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Torres Strait Islanders and far north Queenslanders back Voice to Parliament, inquiry told

Rudi Maxwell (AAP) -

Torres Strait Islanders and Far North Queenslanders view the voice to parliament as unfinished business, Indigenous leaders have told a parliamentary inquiry.

The inquiry into the voice to parliament and executive government held a hearing in Cairns on Wednesday.

Torres Strait Island Regional Council Mayor Phillemon Mosby said the people of the Torres Strait view a First Nations voice as unfinished business.

"We stand with our Aboriginal brothers and sisters of this country, as Torres Strait Islanders, we support the voice to parliament," he said.

"We feel that this is unfinished business and continues the job that was done by our predecessor, the late honourable Eddie Mabo, who overturned the doctrine of terra nullius."

Last year, the people of the Torres Strait released the Masig Statement, the Statement from the Deep, calling for self-determination.

"We don't want handouts, we want hands up and people to recognise that by giving us the opportunity to prove to the rest of the world that we can do things for ourselves," Deputy Torres Strait Island Regional Council mayor Getano Lui said.

Torres Strait Island councils and traditional owner groups from Cape York and the Torres Strait are among those who gave evidence at the hearing on Wednesday.

Cape York Land Council chair Richie Ah Mat said a First Nations voice was a modest request.

"We're not asking for extra money, we're not asking anyone to cut an arm off we're just saying listen to us," he said.

Mr Ah Mat said he was upset by Opposition Leader Peter Dutton campaigning against the voice, particularly given the timing of the announcement coming so soon after the death of land rights champion Yunupingu.

"I thought was unacceptable behaviour and disrespectful to that person who passed away," he said.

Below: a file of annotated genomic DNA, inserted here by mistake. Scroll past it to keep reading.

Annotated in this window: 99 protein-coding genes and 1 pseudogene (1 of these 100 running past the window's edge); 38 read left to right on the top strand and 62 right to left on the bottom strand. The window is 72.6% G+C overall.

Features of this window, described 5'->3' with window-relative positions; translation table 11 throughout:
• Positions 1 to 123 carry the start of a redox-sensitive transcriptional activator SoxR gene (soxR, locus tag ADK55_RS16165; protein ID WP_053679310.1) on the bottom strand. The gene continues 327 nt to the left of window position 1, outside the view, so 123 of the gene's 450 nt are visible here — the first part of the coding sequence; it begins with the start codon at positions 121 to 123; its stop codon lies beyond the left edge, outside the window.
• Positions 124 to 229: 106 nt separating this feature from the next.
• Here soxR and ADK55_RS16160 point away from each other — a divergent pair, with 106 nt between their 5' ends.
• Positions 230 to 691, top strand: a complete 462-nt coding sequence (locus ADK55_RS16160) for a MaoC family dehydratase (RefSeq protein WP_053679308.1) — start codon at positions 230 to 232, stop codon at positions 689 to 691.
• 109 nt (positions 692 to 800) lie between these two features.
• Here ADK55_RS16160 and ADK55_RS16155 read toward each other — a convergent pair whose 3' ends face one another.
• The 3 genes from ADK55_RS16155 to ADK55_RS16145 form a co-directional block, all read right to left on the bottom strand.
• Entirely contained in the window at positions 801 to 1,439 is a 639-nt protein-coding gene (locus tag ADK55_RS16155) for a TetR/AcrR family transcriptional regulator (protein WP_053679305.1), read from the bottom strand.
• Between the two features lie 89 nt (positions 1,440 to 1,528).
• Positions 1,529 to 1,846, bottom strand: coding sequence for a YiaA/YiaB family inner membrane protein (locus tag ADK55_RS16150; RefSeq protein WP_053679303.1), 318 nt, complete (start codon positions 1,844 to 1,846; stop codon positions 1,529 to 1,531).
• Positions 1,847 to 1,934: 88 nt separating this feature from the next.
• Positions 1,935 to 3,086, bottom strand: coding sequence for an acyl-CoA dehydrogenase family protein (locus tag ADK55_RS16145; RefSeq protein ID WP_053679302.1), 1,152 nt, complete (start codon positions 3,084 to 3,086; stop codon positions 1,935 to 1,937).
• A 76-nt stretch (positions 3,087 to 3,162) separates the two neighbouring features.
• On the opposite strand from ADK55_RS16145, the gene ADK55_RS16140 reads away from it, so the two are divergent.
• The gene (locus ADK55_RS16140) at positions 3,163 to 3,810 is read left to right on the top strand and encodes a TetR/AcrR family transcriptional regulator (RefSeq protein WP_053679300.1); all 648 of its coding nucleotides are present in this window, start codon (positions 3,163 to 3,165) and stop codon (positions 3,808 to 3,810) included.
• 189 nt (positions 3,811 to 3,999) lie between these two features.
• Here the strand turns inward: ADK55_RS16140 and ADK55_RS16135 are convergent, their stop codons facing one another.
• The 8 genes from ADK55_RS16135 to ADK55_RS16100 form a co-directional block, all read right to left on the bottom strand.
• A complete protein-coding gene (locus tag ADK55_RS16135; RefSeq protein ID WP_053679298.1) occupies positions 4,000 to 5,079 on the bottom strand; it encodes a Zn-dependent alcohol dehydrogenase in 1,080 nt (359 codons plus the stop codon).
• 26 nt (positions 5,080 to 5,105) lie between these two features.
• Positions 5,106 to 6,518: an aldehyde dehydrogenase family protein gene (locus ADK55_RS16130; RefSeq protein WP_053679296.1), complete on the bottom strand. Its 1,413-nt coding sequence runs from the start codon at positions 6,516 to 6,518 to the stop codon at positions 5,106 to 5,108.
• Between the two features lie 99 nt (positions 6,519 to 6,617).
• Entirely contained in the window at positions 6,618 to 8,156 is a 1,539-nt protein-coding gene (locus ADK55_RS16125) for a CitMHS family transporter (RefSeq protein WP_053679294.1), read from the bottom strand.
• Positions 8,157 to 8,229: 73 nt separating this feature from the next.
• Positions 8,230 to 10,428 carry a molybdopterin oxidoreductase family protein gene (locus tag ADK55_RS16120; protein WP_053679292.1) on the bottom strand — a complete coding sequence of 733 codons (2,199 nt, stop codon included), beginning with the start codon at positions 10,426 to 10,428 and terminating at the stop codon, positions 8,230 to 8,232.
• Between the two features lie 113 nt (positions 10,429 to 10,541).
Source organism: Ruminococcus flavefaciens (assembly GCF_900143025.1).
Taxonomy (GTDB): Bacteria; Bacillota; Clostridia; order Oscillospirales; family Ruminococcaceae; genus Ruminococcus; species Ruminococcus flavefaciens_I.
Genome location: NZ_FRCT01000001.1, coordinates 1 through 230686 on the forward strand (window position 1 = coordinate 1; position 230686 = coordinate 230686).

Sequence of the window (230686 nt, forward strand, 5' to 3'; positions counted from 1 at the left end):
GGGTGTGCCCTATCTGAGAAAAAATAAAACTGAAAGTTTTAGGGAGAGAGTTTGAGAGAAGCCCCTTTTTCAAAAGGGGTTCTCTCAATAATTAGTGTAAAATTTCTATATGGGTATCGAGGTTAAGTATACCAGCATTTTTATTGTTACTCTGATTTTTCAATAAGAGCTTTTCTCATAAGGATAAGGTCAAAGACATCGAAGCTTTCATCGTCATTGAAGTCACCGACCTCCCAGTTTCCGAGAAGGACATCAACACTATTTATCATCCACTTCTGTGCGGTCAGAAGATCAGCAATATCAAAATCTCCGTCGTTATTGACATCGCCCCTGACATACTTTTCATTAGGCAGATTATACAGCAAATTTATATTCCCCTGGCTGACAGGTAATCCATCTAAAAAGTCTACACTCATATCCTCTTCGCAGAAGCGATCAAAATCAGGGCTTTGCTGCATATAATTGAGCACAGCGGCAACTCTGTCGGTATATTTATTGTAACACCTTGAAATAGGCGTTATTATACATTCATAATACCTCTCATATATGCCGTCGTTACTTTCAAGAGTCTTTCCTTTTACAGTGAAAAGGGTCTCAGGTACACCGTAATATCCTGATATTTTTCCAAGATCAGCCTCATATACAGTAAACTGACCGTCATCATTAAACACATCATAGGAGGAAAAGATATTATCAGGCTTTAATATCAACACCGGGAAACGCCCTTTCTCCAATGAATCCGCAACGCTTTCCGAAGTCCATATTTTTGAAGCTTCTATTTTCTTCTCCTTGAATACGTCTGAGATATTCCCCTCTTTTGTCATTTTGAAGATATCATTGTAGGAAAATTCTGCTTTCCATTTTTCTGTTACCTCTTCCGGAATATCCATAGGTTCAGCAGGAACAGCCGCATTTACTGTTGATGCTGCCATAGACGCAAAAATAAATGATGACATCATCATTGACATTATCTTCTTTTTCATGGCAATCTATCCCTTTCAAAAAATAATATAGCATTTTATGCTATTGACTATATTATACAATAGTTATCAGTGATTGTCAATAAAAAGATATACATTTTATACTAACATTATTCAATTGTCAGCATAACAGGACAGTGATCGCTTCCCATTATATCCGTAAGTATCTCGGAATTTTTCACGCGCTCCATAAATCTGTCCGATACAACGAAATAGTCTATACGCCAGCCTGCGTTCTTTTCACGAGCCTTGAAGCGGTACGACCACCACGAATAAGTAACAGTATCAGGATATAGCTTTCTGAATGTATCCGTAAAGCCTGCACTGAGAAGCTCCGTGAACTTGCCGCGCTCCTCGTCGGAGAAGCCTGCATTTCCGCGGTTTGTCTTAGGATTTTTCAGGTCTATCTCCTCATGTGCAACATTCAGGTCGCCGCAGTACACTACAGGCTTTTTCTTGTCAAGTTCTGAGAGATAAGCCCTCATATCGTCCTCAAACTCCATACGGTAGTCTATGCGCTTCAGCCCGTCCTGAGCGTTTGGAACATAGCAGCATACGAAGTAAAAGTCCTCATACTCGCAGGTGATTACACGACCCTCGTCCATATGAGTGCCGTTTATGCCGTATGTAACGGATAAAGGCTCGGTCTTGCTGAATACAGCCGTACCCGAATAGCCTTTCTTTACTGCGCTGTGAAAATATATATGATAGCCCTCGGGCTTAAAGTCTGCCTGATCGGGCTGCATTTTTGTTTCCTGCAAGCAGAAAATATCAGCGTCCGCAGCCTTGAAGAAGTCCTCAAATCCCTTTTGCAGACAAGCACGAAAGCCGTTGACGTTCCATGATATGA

Northern Peninsula Area Mayor Patricia Yusia said decisions made in Canberra frequently had consequences for remote communities.

"Our people are still dying younger, facing poor educational outcomes, living in poor and overcrowded houses and facing multiple preventable chronic diseases," she said.

"We represent one of the most socially and economically disadvantaged areas of Queensland.

"This is partially due to policy decisions being made without consideration or review of the impacts that will have on remote communities.

"Our Aboriginal and Torres Strait Islander communities are best placed to drive the changes needed in the community to meaningfully impact on addressing the gaps in lifestyle and life expectancy."

Mayor Ross Andrews represents one of the largest discrete Indigenous communities in Queensland, Yarrabah, a former mission.

He said the referendum was an opportunity for Australians to come on board and help empower Indigenous people.

"It will be a hard slog and things won't change as quickly as we expect or anticipate but we have to try something different because the data is going in the wrong direction with Indigenous people," Mr Andrews said.

"This is a it's a great opportunity for Australia to mature as a country."

Australians will vote in the referendum on the voice between October and December.

"We've got to get consensus from everybody to get this referendum across the line," Mr Ah Mat said.

"I really can't understand what's coming from this 'no' campaign.

"There are other Indigenous people who are supporting a 'no' campaign, it's like they don't want their own people to be recognised in this country."

The inquiry examining the voice started last week and has held hearings in Canberra and Orange in the NSW central west.

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